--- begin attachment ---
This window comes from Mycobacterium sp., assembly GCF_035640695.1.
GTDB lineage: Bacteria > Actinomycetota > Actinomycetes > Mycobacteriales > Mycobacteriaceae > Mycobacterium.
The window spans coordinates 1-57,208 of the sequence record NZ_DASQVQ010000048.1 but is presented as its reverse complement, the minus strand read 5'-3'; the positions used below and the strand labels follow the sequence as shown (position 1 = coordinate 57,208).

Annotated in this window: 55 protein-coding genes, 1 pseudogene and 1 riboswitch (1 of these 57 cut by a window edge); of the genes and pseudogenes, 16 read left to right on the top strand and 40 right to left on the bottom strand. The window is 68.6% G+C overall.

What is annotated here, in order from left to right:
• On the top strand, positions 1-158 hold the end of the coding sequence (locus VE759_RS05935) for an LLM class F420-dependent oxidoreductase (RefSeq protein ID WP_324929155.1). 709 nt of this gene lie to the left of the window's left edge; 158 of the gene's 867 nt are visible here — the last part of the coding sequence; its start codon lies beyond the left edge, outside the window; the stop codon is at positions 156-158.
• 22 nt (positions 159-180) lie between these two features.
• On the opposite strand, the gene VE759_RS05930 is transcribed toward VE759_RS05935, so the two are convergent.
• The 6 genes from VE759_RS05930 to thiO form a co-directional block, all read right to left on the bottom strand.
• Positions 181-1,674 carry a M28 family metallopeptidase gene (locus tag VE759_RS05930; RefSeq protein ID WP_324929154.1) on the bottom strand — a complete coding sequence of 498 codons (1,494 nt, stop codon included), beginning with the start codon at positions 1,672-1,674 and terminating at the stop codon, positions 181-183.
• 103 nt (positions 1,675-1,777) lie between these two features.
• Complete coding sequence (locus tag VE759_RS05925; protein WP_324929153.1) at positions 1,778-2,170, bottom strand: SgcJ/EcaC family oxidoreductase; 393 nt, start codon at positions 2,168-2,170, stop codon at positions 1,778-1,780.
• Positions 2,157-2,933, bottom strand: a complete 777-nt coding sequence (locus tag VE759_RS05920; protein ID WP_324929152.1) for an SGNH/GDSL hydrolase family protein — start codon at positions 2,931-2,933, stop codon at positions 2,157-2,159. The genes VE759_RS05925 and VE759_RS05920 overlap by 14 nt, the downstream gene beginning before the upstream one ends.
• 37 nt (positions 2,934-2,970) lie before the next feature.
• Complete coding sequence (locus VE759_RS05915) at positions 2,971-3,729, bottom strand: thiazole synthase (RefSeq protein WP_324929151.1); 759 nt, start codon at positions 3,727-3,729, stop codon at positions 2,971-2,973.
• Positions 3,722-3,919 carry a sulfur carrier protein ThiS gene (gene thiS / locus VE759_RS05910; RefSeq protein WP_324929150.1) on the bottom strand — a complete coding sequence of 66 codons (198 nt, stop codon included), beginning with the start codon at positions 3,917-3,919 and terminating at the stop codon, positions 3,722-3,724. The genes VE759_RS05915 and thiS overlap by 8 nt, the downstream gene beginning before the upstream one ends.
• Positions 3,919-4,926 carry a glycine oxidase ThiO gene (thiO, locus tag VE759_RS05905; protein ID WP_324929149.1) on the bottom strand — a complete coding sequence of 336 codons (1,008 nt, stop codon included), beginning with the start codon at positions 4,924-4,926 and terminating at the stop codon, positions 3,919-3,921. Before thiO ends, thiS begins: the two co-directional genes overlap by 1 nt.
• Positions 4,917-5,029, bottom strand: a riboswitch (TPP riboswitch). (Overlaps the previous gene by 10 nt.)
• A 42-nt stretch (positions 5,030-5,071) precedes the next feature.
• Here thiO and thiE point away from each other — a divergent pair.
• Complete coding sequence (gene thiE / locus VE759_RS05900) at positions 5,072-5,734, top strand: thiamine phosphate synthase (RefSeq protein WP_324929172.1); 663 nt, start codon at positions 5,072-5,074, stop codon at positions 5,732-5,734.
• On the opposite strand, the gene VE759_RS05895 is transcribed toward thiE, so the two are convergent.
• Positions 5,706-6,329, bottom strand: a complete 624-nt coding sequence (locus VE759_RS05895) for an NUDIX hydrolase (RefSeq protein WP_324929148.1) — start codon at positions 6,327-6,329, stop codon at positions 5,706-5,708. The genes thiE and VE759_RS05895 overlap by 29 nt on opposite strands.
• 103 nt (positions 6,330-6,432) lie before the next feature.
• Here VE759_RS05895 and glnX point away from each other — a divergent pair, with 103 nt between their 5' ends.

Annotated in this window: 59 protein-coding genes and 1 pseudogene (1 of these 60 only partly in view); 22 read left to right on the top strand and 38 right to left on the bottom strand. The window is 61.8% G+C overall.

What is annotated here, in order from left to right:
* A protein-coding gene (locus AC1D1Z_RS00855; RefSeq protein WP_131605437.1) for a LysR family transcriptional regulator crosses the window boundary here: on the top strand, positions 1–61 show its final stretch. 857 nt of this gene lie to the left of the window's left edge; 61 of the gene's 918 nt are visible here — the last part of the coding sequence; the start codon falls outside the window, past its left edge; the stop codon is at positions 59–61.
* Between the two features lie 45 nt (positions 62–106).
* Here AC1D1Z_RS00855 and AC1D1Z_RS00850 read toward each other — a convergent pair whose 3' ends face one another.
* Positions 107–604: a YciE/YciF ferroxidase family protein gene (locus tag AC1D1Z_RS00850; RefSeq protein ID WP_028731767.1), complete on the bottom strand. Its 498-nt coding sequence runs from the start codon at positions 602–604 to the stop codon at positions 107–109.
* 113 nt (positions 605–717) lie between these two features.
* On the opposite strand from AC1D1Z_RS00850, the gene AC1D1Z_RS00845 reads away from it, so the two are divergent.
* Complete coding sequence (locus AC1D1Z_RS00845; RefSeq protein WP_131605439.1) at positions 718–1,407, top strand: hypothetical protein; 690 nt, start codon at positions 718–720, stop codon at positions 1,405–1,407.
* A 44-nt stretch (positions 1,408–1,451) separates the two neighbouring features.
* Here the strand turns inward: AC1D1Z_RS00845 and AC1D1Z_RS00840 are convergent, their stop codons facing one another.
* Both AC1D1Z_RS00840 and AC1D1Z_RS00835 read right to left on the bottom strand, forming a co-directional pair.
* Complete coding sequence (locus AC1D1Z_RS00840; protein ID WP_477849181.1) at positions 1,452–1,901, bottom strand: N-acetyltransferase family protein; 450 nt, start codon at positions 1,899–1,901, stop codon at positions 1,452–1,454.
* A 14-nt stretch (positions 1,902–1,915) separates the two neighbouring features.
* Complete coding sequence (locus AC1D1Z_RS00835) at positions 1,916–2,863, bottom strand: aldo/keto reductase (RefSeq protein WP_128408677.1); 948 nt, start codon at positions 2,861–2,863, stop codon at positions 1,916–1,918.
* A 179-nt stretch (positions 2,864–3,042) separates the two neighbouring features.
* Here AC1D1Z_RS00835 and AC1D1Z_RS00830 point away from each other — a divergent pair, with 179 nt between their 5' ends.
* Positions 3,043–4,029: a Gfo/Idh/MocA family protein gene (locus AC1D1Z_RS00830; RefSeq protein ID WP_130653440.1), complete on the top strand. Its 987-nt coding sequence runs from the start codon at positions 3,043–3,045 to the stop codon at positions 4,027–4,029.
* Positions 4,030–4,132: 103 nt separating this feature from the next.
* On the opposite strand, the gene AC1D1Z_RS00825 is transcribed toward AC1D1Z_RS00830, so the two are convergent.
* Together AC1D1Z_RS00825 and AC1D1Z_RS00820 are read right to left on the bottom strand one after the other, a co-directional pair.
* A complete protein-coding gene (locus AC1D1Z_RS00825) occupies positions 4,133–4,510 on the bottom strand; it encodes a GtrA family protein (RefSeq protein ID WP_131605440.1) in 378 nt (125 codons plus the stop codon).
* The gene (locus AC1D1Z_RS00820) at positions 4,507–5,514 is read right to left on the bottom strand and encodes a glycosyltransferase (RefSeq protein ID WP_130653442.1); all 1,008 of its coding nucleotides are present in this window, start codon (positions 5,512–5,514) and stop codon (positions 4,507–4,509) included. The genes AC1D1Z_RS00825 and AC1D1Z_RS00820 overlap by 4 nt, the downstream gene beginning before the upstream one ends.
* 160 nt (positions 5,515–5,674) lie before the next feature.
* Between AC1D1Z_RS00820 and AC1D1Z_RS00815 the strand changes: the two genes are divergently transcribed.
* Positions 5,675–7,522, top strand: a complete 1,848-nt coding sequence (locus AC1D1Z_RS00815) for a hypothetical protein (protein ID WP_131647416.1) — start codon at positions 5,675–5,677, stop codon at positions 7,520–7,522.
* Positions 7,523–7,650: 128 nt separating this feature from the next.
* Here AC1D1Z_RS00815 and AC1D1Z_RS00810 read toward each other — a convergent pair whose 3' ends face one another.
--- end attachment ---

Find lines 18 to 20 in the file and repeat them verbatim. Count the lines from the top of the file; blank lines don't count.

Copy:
• Positions 4,917-5,029, bottom strand: a riboswitch (TPP riboswitch). (Overlaps the previous gene by 10 nt.)
• A 42-nt stretch (positions 5,030-5,071) precedes the next feature.
• Here thiO and thiE point away from each other — a divergent pair.